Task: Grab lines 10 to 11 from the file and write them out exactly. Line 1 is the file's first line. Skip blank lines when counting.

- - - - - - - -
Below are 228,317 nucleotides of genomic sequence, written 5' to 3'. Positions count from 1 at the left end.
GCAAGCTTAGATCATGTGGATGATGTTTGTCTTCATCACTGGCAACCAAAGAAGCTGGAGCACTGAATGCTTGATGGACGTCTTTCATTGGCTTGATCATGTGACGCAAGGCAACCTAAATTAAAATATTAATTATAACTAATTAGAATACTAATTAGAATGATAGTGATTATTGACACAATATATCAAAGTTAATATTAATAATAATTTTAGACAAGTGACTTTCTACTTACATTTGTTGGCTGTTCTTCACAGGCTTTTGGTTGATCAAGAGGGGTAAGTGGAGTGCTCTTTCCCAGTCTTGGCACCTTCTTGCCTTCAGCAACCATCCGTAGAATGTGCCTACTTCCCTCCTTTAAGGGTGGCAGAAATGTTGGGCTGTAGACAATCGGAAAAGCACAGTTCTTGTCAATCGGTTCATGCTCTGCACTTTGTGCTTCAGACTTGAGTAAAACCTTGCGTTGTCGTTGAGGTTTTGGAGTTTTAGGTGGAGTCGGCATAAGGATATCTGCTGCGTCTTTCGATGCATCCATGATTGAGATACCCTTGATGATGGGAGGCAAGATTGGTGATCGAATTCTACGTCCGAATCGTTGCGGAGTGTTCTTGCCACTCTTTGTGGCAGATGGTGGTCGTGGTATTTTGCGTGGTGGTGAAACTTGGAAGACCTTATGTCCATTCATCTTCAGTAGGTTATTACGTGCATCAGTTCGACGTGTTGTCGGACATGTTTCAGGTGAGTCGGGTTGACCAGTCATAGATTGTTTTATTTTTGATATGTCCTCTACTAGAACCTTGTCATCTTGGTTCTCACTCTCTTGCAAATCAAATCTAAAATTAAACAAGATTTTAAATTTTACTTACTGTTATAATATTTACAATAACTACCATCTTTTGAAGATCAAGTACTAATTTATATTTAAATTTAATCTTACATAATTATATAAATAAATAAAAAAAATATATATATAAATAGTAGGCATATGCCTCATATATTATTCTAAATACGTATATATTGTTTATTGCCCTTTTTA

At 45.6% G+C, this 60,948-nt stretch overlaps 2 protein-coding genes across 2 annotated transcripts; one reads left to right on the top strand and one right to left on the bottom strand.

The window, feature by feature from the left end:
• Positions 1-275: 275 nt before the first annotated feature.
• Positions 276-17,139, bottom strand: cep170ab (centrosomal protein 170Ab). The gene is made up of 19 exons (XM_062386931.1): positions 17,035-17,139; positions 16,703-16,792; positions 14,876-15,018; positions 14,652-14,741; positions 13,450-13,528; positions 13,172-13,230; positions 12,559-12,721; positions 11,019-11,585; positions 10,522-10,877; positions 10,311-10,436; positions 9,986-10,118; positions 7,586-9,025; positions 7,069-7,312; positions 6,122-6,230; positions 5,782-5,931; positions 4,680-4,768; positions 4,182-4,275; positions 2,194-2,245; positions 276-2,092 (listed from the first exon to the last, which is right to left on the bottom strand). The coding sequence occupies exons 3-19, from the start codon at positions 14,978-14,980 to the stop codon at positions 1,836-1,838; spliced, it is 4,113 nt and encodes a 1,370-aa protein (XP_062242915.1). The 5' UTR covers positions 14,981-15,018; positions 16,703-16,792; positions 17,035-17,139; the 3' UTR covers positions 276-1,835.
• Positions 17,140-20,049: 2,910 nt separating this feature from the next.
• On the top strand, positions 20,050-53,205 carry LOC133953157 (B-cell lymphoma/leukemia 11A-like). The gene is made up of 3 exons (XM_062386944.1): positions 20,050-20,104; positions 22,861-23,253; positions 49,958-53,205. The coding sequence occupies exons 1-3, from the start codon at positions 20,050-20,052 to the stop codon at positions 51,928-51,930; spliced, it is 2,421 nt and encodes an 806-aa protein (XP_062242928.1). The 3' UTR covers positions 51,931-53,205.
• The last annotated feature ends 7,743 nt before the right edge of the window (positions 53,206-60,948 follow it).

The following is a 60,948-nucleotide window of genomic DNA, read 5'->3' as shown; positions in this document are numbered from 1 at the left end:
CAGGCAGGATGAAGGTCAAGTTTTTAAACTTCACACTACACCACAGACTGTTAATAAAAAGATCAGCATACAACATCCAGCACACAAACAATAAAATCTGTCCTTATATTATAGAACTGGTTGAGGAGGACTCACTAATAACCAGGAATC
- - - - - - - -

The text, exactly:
The following is a 60,948-nucleotide window of genomic DNA, read 5'->3' as shown; positions in this document are numbered from 1 at the left end:
CAGGCAGGATGAAGGTCAAGTTTTTAAACTTCACACTACACCACAGACTGTTAATAAAAAGATCAGCATACAACATCCAGCACACAAACAATAAAATCTGTCCTTATATTATAGAACTGGTTGAGGAGGACTCACTAATAACCAGGAATC